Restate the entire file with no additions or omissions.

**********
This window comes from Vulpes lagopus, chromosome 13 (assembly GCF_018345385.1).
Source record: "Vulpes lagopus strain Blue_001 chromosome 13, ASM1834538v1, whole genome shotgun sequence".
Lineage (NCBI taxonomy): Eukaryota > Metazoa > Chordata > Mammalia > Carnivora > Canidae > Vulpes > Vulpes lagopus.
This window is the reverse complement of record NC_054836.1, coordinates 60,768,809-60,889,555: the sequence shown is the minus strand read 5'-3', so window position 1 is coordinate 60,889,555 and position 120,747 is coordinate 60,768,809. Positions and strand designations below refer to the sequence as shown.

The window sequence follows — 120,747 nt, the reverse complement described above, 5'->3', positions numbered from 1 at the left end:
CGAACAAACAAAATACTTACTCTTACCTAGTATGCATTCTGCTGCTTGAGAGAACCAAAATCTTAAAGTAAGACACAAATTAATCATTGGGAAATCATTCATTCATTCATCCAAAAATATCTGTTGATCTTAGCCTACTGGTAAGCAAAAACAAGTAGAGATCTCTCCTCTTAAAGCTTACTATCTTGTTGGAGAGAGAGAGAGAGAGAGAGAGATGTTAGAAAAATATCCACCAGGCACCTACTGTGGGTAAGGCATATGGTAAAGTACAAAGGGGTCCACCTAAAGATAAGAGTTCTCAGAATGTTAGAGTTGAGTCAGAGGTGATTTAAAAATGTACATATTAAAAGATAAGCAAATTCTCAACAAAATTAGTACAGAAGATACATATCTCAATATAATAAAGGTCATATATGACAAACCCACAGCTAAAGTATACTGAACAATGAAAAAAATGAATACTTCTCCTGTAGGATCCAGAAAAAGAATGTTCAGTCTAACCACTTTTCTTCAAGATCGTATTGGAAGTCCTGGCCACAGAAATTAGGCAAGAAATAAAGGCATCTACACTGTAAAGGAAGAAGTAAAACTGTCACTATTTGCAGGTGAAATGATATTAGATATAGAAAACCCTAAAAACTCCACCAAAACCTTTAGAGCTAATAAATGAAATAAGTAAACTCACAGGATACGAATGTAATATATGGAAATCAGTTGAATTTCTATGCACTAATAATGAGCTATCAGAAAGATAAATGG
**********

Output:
This window comes from Vulpes lagopus, chromosome 13 (assembly GCF_018345385.1).
Source record: "Vulpes lagopus strain Blue_001 chromosome 13, ASM1834538v1, whole genome shotgun sequence".
Lineage (NCBI taxonomy): Eukaryota > Metazoa > Chordata > Mammalia > Carnivora > Canidae > Vulpes > Vulpes lagopus.
This window is the reverse complement of record NC_054836.1, coordinates 60,768,809-60,889,555: the sequence shown is the minus strand read 5'-3', so window position 1 is coordinate 60,889,555 and position 120,747 is coordinate 60,768,809. Positions and strand designations below refer to the sequence as shown.

The window sequence follows — 120,747 nt, the reverse complement described above, 5'->3', positions numbered from 1 at the left end:
CGAACAAACAAAATACTTACTCTTACCTAGTATGCATTCTGCTGCTTGAGAGAACCAAAATCTTAAAGTAAGACACAAATTAATCATTGGGAAATCATTCATTCATTCATCCAAAAATATCTGTTGATCTTAGCCTACTGGTAAGCAAAAACAAGTAGAGATCTCTCCTCTTAAAGCTTACTATCTTGTTGGAGAGAGAGAGAGAGAGAGAGAGATGTTAGAAAAATATCCACCAGGCACCTACTGTGGGTAAGGCATATGGTAAAGTACAAAGGGGTCCACCTAAAGATAAGAGTTCTCAGAATGTTAGAGTTGAGTCAGAGGTGATTTAAAAATGTACATATTAAAAGATAAGCAAATTCTCAACAAAATTAGTACAGAAGATACATATCTCAATATAATAAAGGTCATATATGACAAACCCACAGCTAAAGTATACTGAACAATGAAAAAAATGAATACTTCTCCTGTAGGATCCAGAAAAAGAATGTTCAGTCTAACCACTTTTCTTCAAGATCGTATTGGAAGTCCTGGCCACAGAAATTAGGCAAGAAATAAAGGCATCTACACTGTAAAGGAAGAAGTAAAACTGTCACTATTTGCAGGTGAAATGATATTAGATATAGAAAACCCTAAAAACTCCACCAAAACCTTTAGAGCTAATAAATGAAATAAGTAAACTCACAGGATACGAATGTAATATATGGAAATCAGTTGAATTTCTATGCACTAATAATGAGCTATCAGAAAGATAAATGG